Monday, November 10, 2014

A high price for innings

Today is the deadline for Francisco Liriano (and 11 other free agents) to accept or decline their $15.3 million qualifying offers.

Liriano is perceived to have a difficult choice. After two strong seasons with Pittsburgh, the lefty might be in position to cash in with a sizable multi-year deal. But ... the qualifying offer means his new team would have to surrender a high draft pick, And Liriano has not been noted for his consistency or predictability.

Here's something else about the former Twin that might give a possible suitor pause: Even while compiling a combined ERA with the Pirates of 3.20 the past two seasons, Liriano has pitched 161 and 162.1 innings. Even the higher figure is barely enough to qualify for the ERA title.

He's been effective, certainly, but he's hardly a durable innings-eating ace.

Assuming that the Pirates expect Liriano to bear roughly the same workload in 2015 as he has in 2013 and '14, they're offering to pay him something in excess of $930,000 $93,000 per inning, or $310,000 $31,000 per out. That doesn't sound like a bargain to me.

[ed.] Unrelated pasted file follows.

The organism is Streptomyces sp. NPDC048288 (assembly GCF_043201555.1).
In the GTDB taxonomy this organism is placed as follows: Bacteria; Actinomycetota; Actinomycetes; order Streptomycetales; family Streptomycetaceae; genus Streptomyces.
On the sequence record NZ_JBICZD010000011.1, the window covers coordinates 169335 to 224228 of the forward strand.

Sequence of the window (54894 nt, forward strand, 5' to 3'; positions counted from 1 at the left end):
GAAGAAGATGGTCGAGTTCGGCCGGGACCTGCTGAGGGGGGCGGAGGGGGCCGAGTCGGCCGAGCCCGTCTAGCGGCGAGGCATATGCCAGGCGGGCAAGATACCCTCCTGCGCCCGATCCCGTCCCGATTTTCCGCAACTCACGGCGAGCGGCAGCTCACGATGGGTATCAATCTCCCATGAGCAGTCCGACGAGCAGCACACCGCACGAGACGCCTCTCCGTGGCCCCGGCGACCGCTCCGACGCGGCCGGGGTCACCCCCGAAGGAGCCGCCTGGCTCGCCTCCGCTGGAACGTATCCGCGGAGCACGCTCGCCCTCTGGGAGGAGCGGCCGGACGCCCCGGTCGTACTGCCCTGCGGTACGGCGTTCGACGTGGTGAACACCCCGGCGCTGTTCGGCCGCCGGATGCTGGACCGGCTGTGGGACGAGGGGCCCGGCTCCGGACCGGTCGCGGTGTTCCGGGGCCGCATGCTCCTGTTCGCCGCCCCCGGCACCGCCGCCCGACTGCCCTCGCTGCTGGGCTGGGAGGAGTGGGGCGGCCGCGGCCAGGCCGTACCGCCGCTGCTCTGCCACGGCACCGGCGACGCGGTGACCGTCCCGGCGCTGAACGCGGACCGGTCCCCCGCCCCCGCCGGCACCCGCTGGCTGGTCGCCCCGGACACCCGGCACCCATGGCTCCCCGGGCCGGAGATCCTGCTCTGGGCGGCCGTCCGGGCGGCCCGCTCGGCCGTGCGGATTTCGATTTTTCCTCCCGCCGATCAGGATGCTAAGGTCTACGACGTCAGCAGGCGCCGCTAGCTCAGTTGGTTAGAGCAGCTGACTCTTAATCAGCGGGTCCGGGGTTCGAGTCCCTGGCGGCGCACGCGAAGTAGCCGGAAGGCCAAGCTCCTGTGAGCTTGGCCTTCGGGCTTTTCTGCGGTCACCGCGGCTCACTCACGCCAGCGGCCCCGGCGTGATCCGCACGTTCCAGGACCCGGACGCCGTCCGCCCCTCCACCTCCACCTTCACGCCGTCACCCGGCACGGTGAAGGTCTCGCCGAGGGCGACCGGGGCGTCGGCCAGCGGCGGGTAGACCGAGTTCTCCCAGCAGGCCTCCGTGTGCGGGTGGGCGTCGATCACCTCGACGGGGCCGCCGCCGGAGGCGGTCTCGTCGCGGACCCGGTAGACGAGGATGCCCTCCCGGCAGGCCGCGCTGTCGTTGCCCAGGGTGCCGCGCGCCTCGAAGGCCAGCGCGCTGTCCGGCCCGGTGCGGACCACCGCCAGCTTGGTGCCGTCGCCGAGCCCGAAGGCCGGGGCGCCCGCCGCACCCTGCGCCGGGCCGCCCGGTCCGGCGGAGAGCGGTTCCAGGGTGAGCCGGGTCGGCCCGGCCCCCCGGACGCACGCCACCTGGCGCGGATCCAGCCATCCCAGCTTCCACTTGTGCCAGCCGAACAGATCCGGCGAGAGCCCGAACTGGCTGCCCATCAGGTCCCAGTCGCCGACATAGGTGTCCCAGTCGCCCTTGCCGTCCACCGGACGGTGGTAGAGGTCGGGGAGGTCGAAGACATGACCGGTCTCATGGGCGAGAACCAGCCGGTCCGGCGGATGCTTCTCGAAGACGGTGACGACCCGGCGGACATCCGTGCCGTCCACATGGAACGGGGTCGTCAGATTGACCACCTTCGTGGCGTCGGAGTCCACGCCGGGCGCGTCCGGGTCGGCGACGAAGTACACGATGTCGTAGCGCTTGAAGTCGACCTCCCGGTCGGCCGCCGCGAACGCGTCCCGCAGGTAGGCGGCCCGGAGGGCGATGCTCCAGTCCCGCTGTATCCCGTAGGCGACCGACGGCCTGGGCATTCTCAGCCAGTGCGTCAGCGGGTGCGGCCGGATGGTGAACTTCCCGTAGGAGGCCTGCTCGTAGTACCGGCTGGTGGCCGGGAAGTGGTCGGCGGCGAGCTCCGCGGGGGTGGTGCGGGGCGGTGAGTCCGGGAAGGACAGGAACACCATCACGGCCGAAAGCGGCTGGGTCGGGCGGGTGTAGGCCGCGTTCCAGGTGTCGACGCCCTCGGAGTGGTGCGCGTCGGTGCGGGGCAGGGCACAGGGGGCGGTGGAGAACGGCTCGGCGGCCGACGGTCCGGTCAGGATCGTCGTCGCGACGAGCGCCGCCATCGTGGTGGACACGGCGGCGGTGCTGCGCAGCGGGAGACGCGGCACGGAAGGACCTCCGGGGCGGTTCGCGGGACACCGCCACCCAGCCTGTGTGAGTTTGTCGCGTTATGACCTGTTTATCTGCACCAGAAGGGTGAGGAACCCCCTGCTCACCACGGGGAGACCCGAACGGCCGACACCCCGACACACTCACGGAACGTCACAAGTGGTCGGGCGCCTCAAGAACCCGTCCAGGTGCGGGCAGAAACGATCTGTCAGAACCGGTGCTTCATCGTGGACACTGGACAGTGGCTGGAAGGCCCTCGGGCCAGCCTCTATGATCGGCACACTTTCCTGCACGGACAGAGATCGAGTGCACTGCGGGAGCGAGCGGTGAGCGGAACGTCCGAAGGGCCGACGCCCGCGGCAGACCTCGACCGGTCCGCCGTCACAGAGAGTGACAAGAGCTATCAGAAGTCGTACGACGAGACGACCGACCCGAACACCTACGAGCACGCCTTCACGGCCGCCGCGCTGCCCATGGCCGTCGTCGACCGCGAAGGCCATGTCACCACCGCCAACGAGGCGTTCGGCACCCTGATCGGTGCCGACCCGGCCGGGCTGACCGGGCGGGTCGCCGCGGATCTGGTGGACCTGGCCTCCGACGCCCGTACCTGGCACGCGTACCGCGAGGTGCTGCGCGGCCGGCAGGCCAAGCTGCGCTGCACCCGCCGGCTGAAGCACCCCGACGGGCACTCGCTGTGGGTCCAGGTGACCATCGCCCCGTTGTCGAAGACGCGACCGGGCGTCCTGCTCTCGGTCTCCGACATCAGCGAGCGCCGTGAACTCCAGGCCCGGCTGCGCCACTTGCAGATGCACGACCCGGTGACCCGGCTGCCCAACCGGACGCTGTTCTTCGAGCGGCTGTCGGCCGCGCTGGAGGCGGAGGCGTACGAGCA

Of course, there are other alternatives. If Lirano accepts the qualifying offer, it cuts off his free agency -- but he and the Pirates would still be free to work out a longer-term deal, probably at a lower "average annual value" than the $15.3 million.

Whatever choice Liriano makes, I won't weep for him. I don't see a lot of downside to a one-year deal for $15.3 million. If he turns it down today and finds a weaker market for his services than he expects, that's his fault.

(Update: A reader who is obviously better at basic math than I am kindly notified me of the error in my per-inning and per-out calculations. While I am embarrassed, I still doubt that $15.3 million is, or should be, a market rate for 160 or so innings.)

1 comment:

  1. Ed, you need to take away the last zero from the $930,000 and $310,000. Baseball salaries are out of sight, but they have not (yet) reached that level).